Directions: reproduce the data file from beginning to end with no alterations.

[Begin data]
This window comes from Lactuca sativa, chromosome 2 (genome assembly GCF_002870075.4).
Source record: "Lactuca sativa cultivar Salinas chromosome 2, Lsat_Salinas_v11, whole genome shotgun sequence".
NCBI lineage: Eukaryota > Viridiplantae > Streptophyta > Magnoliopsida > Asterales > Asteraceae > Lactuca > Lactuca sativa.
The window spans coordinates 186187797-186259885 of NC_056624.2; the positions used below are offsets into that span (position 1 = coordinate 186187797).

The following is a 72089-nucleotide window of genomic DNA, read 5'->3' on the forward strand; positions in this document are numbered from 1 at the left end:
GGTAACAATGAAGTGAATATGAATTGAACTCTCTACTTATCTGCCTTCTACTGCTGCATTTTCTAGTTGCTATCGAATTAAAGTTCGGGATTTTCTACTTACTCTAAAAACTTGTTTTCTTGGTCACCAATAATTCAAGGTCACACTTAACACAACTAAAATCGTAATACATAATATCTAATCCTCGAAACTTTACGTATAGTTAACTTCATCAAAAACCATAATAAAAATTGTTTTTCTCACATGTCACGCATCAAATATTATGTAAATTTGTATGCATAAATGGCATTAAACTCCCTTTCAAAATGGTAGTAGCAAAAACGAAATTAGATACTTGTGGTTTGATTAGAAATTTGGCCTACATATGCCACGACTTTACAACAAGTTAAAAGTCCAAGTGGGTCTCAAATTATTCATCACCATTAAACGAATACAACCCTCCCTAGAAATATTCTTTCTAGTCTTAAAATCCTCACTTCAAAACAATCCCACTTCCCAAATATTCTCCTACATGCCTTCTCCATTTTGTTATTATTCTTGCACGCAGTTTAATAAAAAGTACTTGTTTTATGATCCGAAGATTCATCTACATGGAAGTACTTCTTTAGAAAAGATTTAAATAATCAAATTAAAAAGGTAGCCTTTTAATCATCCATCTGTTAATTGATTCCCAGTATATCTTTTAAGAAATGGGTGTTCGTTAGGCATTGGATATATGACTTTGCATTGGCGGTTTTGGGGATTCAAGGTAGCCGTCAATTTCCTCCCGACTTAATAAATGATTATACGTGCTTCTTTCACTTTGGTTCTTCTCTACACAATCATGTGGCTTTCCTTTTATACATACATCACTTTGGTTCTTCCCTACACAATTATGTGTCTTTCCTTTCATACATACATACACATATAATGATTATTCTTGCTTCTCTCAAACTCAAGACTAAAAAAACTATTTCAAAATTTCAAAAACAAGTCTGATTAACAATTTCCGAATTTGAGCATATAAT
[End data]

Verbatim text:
This window comes from Lactuca sativa, chromosome 2 (genome assembly GCF_002870075.4).
Source record: "Lactuca sativa cultivar Salinas chromosome 2, Lsat_Salinas_v11, whole genome shotgun sequence".
NCBI lineage: Eukaryota > Viridiplantae > Streptophyta > Magnoliopsida > Asterales > Asteraceae > Lactuca > Lactuca sativa.
The window spans coordinates 186187797-186259885 of NC_056624.2; the positions used below are offsets into that span (position 1 = coordinate 186187797).

The following is a 72089-nucleotide window of genomic DNA, read 5'->3' on the forward strand; positions in this document are numbered from 1 at the left end:
GGTAACAATGAAGTGAATATGAATTGAACTCTCTACTTATCTGCCTTCTACTGCTGCATTTTCTAGTTGCTATCGAATTAAAGTTCGGGATTTTCTACTTACTCTAAAAACTTGTTTTCTTGGTCACCAATAATTCAAGGTCACACTTAACACAACTAAAATCGTAATACATAATATCTAATCCTCGAAACTTTACGTATAGTTAACTTCATCAAAAACCATAATAAAAATTGTTTTTCTCACATGTCACGCATCAAATATTATGTAAATTTGTATGCATAAATGGCATTAAACTCCCTTTCAAAATGGTAGTAGCAAAAACGAAATTAGATACTTGTGGTTTGATTAGAAATTTGGCCTACATATGCCACGACTTTACAACAAGTTAAAAGTCCAAGTGGGTCTCAAATTATTCATCACCATTAAACGAATACAACCCTCCCTAGAAATATTCTTTCTAGTCTTAAAATCCTCACTTCAAAACAATCCCACTTCCCAAATATTCTCCTACATGCCTTCTCCATTTTGTTATTATTCTTGCACGCAGTTTAATAAAAAGTACTTGTTTTATGATCCGAAGATTCATCTACATGGAAGTACTTCTTTAGAAAAGATTTAAATAATCAAATTAAAAAGGTAGCCTTTTAATCATCCATCTGTTAATTGATTCCCAGTATATCTTTTAAGAAATGGGTGTTCGTTAGGCATTGGATATATGACTTTGCATTGGCGGTTTTGGGGATTCAAGGTAGCCGTCAATTTCCTCCCGACTTAATAAATGATTATACGTGCTTCTTTCACTTTGGTTCTTCTCTACACAATCATGTGGCTTTCCTTTTATACATACATCACTTTGGTTCTTCCCTACACAATTATGTGTCTTTCCTTTCATACATACATACACATATAATGATTATTCTTGCTTCTCTCAAACTCAAGACTAAAAAAACTATTTCAAAATTTCAAAAACAAGTCTGATTAACAATTTCCGAATTTGAGCATATAAT